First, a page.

The budgetary structure of French ODA is complex. There are 24 separate budget programmes; spread over 13 remits (“missions”) managed by 14 ministries, plus off-budget loans that have been increasing in recent years. The two main budget programmes are programme 209 – “Solidarity with developing countries” – managed by the Ministry for Europe and Foreign Affairs (MEAE) – and programme 110 – “Economic and financial aid to development” – managed by the Ministry of the Economy and Finance (MINEFI). Together they make up less than one-third of total French ODA (Figure 5.1).

This means that two-thirds of French ODA are managed as part of remits (1) whose main objective is not development – some of them represent sizeable sums, such as “Research and higher education”, worth EUR 1.07 billion in 2017 and made up chiefly of tuition fees and grants for higher education in France (MEAE, 2018b); or (2) which represent off-budget funds (mainly the financial transaction tax and solidarity levy on air tickets, and assistance to local authorities; see Section 3.4). The complexity of the budget structure makes it difficult to understand the relationship between budgets that are approved and what is ultimately recorded in the accounts as ODA.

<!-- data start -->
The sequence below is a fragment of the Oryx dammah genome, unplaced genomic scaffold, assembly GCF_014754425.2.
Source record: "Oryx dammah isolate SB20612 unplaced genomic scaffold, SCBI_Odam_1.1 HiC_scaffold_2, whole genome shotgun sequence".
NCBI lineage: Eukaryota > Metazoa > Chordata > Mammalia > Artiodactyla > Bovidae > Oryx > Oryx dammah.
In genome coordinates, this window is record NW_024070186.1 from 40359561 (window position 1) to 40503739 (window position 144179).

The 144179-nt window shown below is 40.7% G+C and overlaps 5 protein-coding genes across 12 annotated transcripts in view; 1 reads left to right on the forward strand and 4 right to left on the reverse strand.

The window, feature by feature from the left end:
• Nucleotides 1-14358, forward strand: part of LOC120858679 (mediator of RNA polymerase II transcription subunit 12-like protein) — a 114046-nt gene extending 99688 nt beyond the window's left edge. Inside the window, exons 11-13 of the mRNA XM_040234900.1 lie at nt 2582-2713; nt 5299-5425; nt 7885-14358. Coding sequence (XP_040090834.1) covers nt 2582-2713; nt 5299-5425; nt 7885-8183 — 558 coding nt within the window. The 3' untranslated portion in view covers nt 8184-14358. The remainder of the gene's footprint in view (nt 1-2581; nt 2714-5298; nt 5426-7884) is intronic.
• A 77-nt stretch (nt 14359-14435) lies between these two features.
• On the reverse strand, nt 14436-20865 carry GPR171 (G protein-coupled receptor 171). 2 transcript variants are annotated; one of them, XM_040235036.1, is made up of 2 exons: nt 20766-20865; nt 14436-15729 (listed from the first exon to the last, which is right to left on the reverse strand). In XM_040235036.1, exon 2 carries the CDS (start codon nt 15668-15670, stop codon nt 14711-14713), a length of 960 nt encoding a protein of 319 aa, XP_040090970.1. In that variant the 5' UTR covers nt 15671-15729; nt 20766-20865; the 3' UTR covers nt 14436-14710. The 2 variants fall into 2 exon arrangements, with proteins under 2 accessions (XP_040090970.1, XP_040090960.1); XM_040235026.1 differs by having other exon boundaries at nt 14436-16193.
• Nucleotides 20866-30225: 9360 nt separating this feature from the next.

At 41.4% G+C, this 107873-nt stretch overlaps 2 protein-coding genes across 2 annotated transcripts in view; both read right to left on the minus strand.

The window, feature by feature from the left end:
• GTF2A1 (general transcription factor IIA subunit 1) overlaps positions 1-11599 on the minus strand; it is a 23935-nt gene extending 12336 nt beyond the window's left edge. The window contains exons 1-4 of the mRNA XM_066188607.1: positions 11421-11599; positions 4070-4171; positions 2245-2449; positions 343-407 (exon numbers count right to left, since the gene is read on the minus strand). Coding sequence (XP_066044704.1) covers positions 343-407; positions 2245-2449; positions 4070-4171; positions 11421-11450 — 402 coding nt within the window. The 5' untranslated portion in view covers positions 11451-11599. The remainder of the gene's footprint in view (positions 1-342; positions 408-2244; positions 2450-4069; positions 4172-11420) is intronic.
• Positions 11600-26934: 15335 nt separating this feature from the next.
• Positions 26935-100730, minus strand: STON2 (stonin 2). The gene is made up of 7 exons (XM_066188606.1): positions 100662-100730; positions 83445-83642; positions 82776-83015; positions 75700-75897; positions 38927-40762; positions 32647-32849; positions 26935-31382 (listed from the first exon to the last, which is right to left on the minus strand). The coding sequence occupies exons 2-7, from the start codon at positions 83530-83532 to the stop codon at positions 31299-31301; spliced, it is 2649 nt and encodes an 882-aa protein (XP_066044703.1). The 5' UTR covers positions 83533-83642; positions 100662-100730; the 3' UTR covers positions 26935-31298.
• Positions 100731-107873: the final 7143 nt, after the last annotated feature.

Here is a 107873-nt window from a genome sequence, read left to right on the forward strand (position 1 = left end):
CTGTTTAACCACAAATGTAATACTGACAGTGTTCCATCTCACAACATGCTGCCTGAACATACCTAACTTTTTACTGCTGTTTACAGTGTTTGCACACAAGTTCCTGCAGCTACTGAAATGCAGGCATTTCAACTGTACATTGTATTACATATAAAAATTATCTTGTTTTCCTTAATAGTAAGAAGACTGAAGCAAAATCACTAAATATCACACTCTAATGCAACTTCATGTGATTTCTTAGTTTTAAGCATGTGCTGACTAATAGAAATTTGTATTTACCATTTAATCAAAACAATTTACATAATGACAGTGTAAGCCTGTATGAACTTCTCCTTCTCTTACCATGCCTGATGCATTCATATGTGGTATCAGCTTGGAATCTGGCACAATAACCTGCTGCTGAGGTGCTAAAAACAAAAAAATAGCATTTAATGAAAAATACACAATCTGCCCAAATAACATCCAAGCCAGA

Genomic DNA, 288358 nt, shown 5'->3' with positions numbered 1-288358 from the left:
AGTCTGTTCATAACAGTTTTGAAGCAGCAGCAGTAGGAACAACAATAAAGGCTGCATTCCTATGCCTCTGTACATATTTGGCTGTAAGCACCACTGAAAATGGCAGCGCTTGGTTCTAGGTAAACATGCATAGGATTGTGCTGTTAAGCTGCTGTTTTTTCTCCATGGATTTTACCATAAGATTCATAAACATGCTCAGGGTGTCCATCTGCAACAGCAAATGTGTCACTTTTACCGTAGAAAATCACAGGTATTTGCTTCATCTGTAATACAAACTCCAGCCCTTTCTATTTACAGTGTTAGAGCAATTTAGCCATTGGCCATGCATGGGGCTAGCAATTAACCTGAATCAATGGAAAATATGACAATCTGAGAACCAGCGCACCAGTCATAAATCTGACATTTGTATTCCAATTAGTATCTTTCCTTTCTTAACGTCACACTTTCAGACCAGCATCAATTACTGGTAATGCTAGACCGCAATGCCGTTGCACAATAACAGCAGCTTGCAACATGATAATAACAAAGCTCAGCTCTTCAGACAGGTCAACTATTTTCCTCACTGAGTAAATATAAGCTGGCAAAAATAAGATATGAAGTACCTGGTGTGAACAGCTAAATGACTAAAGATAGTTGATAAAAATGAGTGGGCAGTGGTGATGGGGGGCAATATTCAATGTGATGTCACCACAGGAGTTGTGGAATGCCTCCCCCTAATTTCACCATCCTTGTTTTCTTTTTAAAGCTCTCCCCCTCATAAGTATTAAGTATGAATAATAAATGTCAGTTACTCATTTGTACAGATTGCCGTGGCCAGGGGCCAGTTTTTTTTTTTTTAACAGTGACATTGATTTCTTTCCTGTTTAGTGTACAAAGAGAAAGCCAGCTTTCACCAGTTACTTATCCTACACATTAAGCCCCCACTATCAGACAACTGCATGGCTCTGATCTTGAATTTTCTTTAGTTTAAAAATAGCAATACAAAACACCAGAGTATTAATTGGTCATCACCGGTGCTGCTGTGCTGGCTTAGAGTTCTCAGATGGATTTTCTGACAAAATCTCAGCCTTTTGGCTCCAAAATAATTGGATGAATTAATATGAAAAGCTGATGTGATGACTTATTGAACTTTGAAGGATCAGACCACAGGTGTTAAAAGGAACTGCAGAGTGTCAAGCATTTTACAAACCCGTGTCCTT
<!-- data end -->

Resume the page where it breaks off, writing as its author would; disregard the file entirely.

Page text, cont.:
Figure 5.1. France’s ODA architecture (2016)

Note: C2D: Debt reduction and development contracts

Source: MEAE (2018b), « La Politique Transversale: Politique française en faveur du développement »,

Budgets are drawn up annually, and France does not share medium-term budget forecasts with its bilateral and multilateral partners. This has undermines the predictability of its aid. For example, as was seen in Morocco and Niger, the annual planning of the Solidarity Fund for Innovative Projects for local NGOs prevents them from planning their own future measures (Annex C).

France delivers its aid jointly with other European donors